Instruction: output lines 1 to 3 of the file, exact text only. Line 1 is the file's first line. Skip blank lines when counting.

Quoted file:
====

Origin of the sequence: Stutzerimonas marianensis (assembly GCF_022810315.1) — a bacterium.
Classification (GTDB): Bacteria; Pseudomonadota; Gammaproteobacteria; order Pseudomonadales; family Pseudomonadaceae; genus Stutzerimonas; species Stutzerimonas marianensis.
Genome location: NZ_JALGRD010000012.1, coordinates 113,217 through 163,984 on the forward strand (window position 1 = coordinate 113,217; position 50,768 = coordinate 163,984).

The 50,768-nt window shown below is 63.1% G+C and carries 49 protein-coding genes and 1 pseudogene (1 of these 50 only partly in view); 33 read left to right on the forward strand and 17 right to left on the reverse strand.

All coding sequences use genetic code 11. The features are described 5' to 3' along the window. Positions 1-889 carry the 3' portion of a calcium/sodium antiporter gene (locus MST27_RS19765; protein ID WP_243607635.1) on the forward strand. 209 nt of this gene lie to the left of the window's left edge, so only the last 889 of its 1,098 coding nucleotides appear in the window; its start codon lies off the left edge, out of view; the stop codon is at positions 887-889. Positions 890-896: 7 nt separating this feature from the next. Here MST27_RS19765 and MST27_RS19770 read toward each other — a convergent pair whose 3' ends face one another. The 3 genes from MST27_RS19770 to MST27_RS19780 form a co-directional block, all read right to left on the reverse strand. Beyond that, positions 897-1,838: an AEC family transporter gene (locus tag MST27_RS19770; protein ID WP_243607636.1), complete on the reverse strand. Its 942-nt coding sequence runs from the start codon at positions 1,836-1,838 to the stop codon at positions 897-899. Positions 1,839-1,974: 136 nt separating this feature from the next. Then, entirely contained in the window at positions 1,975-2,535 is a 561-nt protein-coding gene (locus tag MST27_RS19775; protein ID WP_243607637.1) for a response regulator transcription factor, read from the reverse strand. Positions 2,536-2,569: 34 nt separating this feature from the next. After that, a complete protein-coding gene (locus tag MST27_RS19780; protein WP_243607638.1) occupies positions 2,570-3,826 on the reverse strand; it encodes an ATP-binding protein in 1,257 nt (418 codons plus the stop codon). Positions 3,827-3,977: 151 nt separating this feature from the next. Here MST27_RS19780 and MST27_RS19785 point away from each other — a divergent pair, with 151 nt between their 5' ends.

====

Origin of the sequence: Stutzerimonas marianensis (assembly GCF_022810315.1) — a bacterium.
Classification (GTDB): Bacteria; Pseudomonadota; Gammaproteobacteria; order Pseudomonadales; family Pseudomonadaceae; genus Stutzerimonas; species Stutzerimonas marianensis.
Genome location: NZ_JALGRD010000012.1, coordinates 113,217 through 163,984 on the forward strand (window position 1 = coordinate 113,217; position 50,768 = coordinate 163,984).